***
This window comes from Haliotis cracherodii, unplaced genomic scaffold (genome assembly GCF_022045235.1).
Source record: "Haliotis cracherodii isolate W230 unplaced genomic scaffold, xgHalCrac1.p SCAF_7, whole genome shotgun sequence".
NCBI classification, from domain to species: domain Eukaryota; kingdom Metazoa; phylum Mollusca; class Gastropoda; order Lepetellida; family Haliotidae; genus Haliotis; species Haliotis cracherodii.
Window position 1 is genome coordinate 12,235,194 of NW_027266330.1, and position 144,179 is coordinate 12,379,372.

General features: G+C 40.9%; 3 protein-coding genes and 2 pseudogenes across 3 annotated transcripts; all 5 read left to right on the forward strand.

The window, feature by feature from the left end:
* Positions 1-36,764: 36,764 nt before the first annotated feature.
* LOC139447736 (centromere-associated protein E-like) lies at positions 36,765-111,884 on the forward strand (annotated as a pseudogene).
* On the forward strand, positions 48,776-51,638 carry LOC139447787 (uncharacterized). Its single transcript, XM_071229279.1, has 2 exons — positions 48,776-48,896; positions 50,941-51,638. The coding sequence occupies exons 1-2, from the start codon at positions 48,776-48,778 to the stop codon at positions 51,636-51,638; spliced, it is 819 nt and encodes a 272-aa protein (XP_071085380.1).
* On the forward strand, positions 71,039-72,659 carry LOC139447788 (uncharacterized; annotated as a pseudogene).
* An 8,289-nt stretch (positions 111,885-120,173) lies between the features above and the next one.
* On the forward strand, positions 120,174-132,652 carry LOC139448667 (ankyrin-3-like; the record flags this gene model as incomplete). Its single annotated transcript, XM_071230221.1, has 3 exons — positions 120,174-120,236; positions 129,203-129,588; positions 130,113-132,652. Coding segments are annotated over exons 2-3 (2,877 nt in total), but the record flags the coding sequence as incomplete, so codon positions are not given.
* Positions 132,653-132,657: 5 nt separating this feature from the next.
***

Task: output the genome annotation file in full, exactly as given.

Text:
This window comes from Haliotis cracherodii, unplaced genomic scaffold (genome assembly GCF_022045235.1).
Source record: "Haliotis cracherodii isolate W230 unplaced genomic scaffold, xgHalCrac1.p SCAF_7, whole genome shotgun sequence".
NCBI classification, from domain to species: domain Eukaryota; kingdom Metazoa; phylum Mollusca; class Gastropoda; order Lepetellida; family Haliotidae; genus Haliotis; species Haliotis cracherodii.
Window position 1 is genome coordinate 12,235,194 of NW_027266330.1, and position 144,179 is coordinate 12,379,372.

General features: G+C 40.9%; 3 protein-coding genes and 2 pseudogenes across 3 annotated transcripts; all 5 read left to right on the forward strand.

The window, feature by feature from the left end:
* Positions 1-36,764: 36,764 nt before the first annotated feature.
* LOC139447736 (centromere-associated protein E-like) lies at positions 36,765-111,884 on the forward strand (annotated as a pseudogene).
* On the forward strand, positions 48,776-51,638 carry LOC139447787 (uncharacterized). Its single transcript, XM_071229279.1, has 2 exons — positions 48,776-48,896; positions 50,941-51,638. The coding sequence occupies exons 1-2, from the start codon at positions 48,776-48,778 to the stop codon at positions 51,636-51,638; spliced, it is 819 nt and encodes a 272-aa protein (XP_071085380.1).
* On the forward strand, positions 71,039-72,659 carry LOC139447788 (uncharacterized; annotated as a pseudogene).
* An 8,289-nt stretch (positions 111,885-120,173) lies between the features above and the next one.
* On the forward strand, positions 120,174-132,652 carry LOC139448667 (ankyrin-3-like; the record flags this gene model as incomplete). Its single annotated transcript, XM_071230221.1, has 3 exons — positions 120,174-120,236; positions 129,203-129,588; positions 130,113-132,652. Coding segments are annotated over exons 2-3 (2,877 nt in total), but the record flags the coding sequence as incomplete, so codon positions are not given.
* Positions 132,653-132,657: 5 nt separating this feature from the next.